The XENON1T detector is mainly used to detect dark matter particles deep underground. But a research team led by Zurich physicists, among others, has now managed to observe an extremely rare process using the detector - the decay of the Xenon-124 atom, which has an enormously long half-life of 1.8 x 10^22 years.
A round 1500 meters deep in the Italian Gran Sasso mountains is the underground laboratory LNGS (Laboratori Nazionali del Gran Sasso), in which scientists search for dark matter particles in a lab sealed off from any radioactivity interference. Their tool is the XENON1T detector, the central part of which consists of a cylindrical tank of about one meter in length filled with 3200 kilograms of liquid xenon at a temperature of -95 degrees Celsius.
The rarest decay process ever measuredUntil now, researchers using this detector have not yet observed any dark matter particles, but they have now managed to observe the decay of the Xenon-124 atom for the first time. The half-life time measured - i.e. the time span after which half of the radioactive atoms originally present in a sample have decayed away - is over a trillion times longer than the age of the universe, which is almost 14 billion years old. The observed process is therefore the rarest process in the universe ever to be directly seen happening in a detector. “The fact that we managed to directly observe this process demonstrates how powerful our detection method actually is - also for rare physical phenomena which are not from dark matter,” says Professor Laura Baudis, astroparticle physicist at the University of Zurich, who is one of the leading scientists on the XENON1T experiment.
A phenomenon that is hard to demonstrateThe observed process is called a double electron capture: The atomic nucleus of Xenon-124 consists of 54 positively charged protons and 70 neutral neutrons, which are surrounded by several atomic shells occupied by negatively charged electrons. In double electron capture, two protons in the nucleus simultaneously “catch” two electrons from the innermost atomic shell, transform into two neutrons, and emit two neutrinos. As two electrons are then missing in the atomic shell, the other electrons reorganize themselves, with the energy released being carried away by X-rays. However, this is a very rare process which is usually hidden by signals from the omnipresent “normal” radioactivity - in the sealed-off environment of the underground laboratory, however, it has now been possible to observe the process.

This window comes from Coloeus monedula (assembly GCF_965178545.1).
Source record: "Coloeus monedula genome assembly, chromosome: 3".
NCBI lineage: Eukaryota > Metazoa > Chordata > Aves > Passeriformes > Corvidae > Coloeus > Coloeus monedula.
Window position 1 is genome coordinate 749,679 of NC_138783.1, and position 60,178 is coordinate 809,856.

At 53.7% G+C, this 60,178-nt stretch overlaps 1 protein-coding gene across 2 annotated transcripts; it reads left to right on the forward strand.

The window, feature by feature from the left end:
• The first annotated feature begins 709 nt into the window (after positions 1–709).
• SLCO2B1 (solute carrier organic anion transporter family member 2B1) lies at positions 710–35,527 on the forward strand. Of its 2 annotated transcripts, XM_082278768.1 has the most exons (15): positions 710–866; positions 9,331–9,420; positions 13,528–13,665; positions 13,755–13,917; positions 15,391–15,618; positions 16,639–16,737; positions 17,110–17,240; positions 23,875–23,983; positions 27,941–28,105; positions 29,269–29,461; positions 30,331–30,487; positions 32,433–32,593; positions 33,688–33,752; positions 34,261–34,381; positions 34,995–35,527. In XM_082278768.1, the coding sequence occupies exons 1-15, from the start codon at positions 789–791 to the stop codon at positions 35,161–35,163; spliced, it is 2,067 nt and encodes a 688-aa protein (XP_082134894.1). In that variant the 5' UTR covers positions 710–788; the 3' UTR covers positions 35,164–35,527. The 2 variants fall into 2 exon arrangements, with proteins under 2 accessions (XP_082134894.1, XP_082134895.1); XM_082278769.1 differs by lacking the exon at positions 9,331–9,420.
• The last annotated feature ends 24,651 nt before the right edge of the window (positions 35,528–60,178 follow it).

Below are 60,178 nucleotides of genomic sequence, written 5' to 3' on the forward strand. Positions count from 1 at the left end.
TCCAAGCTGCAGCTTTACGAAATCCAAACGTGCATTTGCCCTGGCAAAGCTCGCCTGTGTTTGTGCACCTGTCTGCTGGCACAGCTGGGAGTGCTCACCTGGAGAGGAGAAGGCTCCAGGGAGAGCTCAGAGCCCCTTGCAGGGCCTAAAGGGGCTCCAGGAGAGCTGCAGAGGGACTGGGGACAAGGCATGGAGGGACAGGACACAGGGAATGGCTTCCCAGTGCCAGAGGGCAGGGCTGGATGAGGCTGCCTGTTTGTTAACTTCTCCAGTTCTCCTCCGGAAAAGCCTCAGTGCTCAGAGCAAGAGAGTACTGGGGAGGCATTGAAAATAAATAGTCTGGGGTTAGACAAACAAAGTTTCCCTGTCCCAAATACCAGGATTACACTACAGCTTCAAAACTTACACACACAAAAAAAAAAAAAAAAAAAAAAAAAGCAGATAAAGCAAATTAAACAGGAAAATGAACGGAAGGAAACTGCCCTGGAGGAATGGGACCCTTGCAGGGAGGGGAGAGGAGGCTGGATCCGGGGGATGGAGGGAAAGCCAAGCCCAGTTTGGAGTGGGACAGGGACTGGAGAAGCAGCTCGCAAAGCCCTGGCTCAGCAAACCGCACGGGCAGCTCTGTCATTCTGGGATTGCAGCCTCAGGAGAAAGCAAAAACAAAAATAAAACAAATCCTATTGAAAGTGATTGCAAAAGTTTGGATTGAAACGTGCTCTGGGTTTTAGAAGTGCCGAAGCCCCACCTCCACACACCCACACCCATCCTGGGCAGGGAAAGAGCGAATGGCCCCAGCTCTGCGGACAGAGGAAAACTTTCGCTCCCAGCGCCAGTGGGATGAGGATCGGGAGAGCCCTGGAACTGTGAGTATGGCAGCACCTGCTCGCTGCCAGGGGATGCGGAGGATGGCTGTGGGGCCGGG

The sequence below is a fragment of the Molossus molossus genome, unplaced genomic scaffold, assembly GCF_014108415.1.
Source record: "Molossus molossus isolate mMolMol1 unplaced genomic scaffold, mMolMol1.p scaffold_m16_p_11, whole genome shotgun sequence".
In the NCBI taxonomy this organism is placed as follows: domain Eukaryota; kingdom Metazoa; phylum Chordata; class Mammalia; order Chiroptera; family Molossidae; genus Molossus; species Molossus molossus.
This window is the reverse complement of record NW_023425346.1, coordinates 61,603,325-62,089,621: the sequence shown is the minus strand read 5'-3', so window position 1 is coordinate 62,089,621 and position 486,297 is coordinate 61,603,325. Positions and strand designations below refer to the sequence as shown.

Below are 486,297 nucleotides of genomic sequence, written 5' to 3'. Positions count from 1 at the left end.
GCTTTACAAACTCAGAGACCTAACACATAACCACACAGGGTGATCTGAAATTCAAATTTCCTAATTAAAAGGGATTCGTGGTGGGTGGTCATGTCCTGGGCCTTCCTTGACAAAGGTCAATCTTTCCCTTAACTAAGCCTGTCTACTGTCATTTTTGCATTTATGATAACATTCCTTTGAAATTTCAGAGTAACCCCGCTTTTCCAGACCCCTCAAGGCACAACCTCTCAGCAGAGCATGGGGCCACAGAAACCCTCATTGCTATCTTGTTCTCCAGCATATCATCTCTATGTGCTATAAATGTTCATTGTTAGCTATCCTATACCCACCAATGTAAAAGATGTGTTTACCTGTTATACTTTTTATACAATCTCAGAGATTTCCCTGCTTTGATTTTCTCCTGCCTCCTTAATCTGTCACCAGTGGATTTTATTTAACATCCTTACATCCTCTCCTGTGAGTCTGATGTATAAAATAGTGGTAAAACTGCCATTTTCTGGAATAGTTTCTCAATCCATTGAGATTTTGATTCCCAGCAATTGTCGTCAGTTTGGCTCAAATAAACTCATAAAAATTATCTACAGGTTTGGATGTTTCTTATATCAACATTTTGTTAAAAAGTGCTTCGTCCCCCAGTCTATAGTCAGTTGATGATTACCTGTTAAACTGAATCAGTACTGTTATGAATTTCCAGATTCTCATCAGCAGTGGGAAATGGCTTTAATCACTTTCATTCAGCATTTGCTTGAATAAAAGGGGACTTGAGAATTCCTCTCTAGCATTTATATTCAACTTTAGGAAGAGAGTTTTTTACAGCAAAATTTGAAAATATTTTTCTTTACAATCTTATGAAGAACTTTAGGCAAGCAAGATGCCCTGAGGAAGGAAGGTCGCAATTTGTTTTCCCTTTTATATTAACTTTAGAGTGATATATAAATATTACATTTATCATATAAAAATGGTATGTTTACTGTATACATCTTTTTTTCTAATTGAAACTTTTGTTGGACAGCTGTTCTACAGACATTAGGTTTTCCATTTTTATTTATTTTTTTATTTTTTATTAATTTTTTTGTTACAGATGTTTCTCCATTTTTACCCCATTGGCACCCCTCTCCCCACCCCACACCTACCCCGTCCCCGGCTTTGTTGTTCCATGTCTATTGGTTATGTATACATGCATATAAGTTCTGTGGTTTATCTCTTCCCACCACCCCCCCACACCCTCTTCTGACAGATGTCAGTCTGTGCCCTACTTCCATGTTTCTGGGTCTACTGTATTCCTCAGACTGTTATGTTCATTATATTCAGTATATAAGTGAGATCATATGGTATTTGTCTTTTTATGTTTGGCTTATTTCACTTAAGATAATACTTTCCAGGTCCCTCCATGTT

Calculating half-life time from light signalsThe X-rays from the double electron capture produced an initial light signal as well as free electrons in the liquid xenon of the XENON1T detector. The electrons were moved toward the upper part of the detector where they generated a second light signal. From the direction and the time difference between the two signals, the researchers could determine the exact position of the double electron capture and the energy released during the decay. From the 126 processes observed in total over the last two years, the physicists calculated the enormously long half-life of 1.8 x 10 22 years for the atom Xenon-124. That is the slowest process ever measured directly.
“The new results show how well the XENON1T detector can detect very rare processes and reject background signals,” says Laura Baudis. While two neutrinos are emitted in the double electron capture process, scientists can now also search for the so-called neutrino-less double electron capture which could shed light on important questions regarding the nature of neutrinos.
The XENON1T experimentWith the XENON1T detector, physicists originally wanted to detect dark matter particles. Theoretical considerations predict that dark matter should very rarely “collide” with a xenon atom in the tank of the detector which is filled with liquid xenon. It thereby transfers energy to the atomic nucleus which subsequently excites other xenon atoms and causes them to emit light. These very faint signals of ultraviolet light and the minute amount of electrical charge which is released by the collision process are detected by means of sensitive light sensors. The detector was switched off for upgrading in 2018: The three times larger active detector mass along with further modifications will boost the new XENONnT detector’s sensitivity considerably.
The XENON1T detector is an international project involving around 160 researchers. In Switzerland the experiment receives funding from the SNSF and the University of Zurich. International support comes from Germany, the USA, Italy, Israel, Portugal, France, Sweden, the Netherlands and from the European Union.